One of the clear opportunities for the UK is to renegotiate trade deals that they weren’t able to before. As a member of the EU, Britain is currently ruled out of holding an independent seat at the World Trade Organisation (WTO), this will no longer be the case once the terms are agreed. This could provide more freedom for businesses and freelancers and an opportunity to work closely with major economies such as Japan, India and the UAE. The UK will also be able to negotiate new deals with political allies like Australia, USA, and Canada that could create even stronger ties – particularly from a business perspective. Of course, this is very much dependent on how the UK approaches negotiating new deals, but there is a clear long term opportunity there.
Freelancers may see an instant benefit from Brexit as uncertainty turns more businesses to using contingent workers. Whilst there is a negative impact on freelancers working with EU organisations, there is every chance that there will be a short term increase in demand for freelancers from businesses in the UK. Freelancers offer the opportunity for businesses to continue with current open projects, whilst not having to commit to a permanent employees salary. This will lead to many organisations looking to hire contingent workers to plug gaps before they have the commitment to their long term budget.
All the Brexit stats so far
There have been many predictions made over the course of the Brexit process. But what has happened so far? It’s been nearly 3 years since the result of the referendum was announced, and although Britain is still yet to officially leave the EU, we can still see some early changes. Use the graphs below to predict where you think the statistics currently sit and then reveal the true answers.
Pound vs. Euro
Currency strength is one of the first places many look to demonstrate a nation’s economic prospects. How do you think the pound has performed vs. the euro since the referendum result?
Source: Office for National Statistics
Migration from the EU
Immigration was a key factor in the result of the referendum. With the inevitability of free movement ending once Brexit takes effect, how do you think migration from the EU in to the UK has been affected?
Source: Office for National Statistics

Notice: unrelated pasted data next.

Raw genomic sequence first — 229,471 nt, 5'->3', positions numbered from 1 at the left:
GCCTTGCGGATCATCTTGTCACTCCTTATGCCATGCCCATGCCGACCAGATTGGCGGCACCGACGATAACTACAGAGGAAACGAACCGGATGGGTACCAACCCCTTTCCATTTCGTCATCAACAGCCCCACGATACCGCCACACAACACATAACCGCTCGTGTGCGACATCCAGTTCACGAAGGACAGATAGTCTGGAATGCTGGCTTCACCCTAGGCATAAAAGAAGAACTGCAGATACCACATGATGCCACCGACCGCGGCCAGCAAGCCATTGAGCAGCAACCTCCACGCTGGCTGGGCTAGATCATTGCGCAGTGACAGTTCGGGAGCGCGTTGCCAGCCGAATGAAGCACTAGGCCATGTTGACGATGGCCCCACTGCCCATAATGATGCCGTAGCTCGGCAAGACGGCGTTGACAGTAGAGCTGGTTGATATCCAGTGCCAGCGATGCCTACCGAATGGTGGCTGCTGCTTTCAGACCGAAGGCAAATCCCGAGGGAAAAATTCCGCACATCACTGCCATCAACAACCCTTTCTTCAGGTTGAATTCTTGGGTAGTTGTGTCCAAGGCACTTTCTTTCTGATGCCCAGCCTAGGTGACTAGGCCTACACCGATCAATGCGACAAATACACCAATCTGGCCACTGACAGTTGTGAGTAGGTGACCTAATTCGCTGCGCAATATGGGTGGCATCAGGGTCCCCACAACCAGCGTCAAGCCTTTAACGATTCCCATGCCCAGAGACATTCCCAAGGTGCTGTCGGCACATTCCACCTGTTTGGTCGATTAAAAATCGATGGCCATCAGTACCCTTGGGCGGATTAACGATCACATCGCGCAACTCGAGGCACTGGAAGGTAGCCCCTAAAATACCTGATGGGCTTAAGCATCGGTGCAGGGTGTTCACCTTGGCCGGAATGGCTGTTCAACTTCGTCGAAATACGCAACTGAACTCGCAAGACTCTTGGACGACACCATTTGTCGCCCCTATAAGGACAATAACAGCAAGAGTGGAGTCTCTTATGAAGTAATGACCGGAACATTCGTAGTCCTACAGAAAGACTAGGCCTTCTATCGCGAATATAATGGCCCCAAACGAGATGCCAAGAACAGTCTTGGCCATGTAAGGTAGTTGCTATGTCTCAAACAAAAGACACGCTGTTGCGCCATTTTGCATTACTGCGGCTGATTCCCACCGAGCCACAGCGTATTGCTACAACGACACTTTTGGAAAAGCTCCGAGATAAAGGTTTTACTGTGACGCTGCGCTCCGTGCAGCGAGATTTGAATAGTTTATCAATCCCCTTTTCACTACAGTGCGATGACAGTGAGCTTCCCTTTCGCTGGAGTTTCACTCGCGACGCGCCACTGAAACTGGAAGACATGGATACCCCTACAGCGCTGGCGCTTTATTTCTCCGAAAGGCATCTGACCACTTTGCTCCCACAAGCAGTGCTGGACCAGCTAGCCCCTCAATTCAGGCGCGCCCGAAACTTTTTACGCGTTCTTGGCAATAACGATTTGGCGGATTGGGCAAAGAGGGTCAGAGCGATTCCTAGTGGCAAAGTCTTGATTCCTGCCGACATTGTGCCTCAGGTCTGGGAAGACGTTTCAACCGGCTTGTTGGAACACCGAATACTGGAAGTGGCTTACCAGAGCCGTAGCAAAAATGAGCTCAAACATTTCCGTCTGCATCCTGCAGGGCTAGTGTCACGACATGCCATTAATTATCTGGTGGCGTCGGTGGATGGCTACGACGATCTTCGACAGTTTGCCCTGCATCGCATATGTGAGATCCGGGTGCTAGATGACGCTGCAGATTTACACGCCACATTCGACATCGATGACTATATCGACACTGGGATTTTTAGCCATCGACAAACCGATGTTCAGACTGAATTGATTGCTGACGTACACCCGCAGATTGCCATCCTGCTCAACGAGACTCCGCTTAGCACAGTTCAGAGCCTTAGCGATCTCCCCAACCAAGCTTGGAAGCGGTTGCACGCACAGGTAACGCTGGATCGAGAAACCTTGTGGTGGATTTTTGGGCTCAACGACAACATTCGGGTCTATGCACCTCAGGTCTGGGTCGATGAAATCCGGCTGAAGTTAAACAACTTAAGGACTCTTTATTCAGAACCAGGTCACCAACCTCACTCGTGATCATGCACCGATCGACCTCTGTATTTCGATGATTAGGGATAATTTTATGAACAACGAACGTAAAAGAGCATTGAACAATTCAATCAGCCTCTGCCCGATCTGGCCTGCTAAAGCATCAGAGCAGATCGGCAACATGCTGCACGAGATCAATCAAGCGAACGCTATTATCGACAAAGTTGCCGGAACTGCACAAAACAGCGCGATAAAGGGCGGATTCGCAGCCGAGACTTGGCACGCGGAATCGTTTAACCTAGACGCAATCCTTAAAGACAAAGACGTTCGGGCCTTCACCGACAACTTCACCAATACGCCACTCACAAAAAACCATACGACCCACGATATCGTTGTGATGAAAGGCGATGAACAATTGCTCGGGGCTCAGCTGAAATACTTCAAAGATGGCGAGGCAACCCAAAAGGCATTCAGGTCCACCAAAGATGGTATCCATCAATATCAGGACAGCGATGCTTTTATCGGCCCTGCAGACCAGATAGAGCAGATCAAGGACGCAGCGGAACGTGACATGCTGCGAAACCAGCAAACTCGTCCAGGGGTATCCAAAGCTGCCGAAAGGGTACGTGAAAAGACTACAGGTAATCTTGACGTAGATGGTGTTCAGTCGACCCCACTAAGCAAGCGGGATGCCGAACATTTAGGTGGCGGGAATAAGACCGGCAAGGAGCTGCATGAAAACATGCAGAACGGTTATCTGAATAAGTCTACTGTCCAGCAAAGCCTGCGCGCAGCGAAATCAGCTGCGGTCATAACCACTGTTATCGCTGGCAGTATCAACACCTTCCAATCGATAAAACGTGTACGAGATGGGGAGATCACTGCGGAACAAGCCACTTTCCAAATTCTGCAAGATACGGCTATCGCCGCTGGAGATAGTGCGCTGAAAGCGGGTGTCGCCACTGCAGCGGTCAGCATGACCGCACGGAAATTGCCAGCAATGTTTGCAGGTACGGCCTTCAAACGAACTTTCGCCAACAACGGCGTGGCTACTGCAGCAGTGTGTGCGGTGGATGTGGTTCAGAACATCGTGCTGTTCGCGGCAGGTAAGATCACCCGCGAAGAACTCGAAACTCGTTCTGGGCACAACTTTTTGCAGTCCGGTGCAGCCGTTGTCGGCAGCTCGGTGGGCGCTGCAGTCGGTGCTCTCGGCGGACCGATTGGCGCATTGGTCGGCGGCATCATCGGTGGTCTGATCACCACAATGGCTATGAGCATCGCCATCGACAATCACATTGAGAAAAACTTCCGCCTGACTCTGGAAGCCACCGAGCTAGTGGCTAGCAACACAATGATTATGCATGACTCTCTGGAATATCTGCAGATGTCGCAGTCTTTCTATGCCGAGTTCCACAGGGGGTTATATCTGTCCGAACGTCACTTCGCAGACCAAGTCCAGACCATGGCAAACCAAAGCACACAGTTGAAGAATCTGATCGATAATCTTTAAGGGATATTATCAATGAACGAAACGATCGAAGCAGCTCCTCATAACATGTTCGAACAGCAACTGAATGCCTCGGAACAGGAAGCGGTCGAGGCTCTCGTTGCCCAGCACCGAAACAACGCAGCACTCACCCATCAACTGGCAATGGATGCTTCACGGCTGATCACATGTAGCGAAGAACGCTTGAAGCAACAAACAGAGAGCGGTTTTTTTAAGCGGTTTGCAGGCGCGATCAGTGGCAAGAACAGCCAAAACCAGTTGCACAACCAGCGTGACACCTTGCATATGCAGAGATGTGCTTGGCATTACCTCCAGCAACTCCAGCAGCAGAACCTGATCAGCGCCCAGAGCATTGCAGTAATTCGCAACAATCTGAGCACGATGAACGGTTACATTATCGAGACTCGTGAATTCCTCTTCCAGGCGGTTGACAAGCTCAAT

The UK has the second largest GDP in Europe behind Germany. Many economists believe that the UK’s GDP will suffer greatly from the impact of Brexit. How do you think it has fared so far? Make your prediction below.
Source: Office for National Statistics
Inflation rates and GDP are closely interlinked to each other. Has inflation in the United Kingdom been impacted in the same way as the GDP since June 2016?
Source: Office for National Statistics
Number of job vacancies
Lots of jobs mean a strong economy. With uncertainty surrounding the UK’s economy, how has the jobs market been affected so far?
Source: Office for National Statistics
Brexit Quotes from Renowned Business Leaders
Supporters of Brexit
Who are the business leaders that are supporting Brexit? Below are some of the most interesting quotes from some of the country’s’ biggest advocates of Brexit.
Sir James Dyson
The founder of the revolutionary Dyson vacuum cleaner has been vocal on his support for Brexit and has made his anti-EU sentient clear.
In November 2017 he stated:
“If you walk away they’ll come to us because they want to export all their products to us. They will come back to us. We are in a very very strong position, incredibly strong position. We shouldn’t give them any money, we should just walk away and they will come to us.”
Sir Jim Ratcliffe
As the Chairman and CEO of the Ineos chemicals group, Ratcliffe has been named by the Sunday Times as the richest man in Britain.
In the build-up to the 2016 referendum he said:
“The Brits are perfectly capable of managing the Brits and don’t need Brussels telling them how to manage things, I just don’t believe in the concept of a United States of Europe. It’s not viable.”